2.3.4. cond->

2.3.5. cond->>

2.3.6. some->

2.3.7. some->>

2.4. Function execution

2.4.1. apply

2.4.2. memoize

2.4.3. trampoline

3. Basic Constructs

3.1. Lexical Binding

3.1.1. let and let*

3.1.2. if-let, when-let, if-some and when-some

3.1.3. letfn and letfn*

3.2. Boolean Operators

3.2.1. not

3.2.2. and, or

3.3. Conditional Branching

3.3.1. if, if-not, when and when-not

3.3.2. cond

3.3.3. condp

3.3.4. case and case*

3.4. Iteration and loops

3.4.1. loop, recur and loop*

3.4.2. range

3.4.3. for

3.5. A Glimpse of Collection Processing

3.5.1. first, second and last

3.5.2. map and map-indexed

3.5.3. filter and remove

3.5.4. reduce and reductions

4. Creating and inspecting macros

4.1. defmacro

4.2. macroexpand, macroexpand-1 and macroexpand-all

4.3. quote

4.4. gensym

4.5. definline

4.6. destructure

4.7. clojure.template/apply-template

4.8. clojure.template/do-template

5. Operations on Numbers

5.1. +, -, * and /

5.2. inc and dec

5.3. quot, rem and mod

5.4. max and min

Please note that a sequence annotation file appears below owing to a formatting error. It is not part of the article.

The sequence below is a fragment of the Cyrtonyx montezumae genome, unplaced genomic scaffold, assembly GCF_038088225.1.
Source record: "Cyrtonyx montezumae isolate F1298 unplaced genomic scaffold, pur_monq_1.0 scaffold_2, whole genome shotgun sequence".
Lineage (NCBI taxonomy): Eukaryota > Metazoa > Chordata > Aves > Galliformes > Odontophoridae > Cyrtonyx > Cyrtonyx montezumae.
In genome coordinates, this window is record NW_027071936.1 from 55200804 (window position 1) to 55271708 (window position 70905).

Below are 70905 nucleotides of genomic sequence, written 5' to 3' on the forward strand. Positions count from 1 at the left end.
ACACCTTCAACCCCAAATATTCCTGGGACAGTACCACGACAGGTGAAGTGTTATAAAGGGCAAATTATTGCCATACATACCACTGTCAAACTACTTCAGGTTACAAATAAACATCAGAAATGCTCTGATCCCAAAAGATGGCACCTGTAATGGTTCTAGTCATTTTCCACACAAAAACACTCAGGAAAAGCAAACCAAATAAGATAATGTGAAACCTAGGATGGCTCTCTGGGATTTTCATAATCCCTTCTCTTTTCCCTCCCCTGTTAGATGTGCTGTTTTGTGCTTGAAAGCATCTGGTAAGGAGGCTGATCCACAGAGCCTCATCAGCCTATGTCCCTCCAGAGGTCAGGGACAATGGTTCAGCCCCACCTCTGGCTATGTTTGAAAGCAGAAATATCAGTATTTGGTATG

5.5. max-key and min-key

5.6. rand and rand-int

5.7. with-precision

5.8. +', -', *', inc' and dec'

5.9. unchecked-add, unchecked-subtract, unchecked-multiply, unchecked-inc, unchecked-dec and unchecked-negate

5.10. unchecked-add-int, unchecked-add-int, unchecked-subtract-int, unchecked-multiply-int, unchecked-divide-int, unchecked-inc-int, unchecked-dec-int, unchecked-negate-int and unchecked-remainder-int</text>

6. Comparison and Equality

6.1. = (equal) and not= (not equal)

6.2. == (double equal)

6.3. < (less than), > (more than), <= (less than or equal) ( and >= (more than or equal)

6.4. compare

6.5. identical?

6.6. clojure.data/diff

Part 3: Data Structures

7. Collections

7.1. Basics

7.1.1. into

7.1.2. count

7.1.3. nth

7.1.4. empty

7.1.5. every?, not-every?, some and not-any?

7.1.6. empty? and not-empty

7.2. Polymorphic

7.2.1. conj

7.2.2. get

7.2.3. contains?

7.3. General purpose

7.3.1. rand-nth

7.3.2. shuffle

7.3.3. random-sample

7.3.4. frequencies

7.3.5. sort and sort-by

7.3.6. group-by

7.3.7. partition-by

7.3.8. partition and partition-all

7.3.9. flatten

7.3.10. distinct

7.3.11. dedupe

7.3.12. replace

7.3.13. reverse

7.4. WIP

7.4.1. distinct?

7.4.2. peek and pop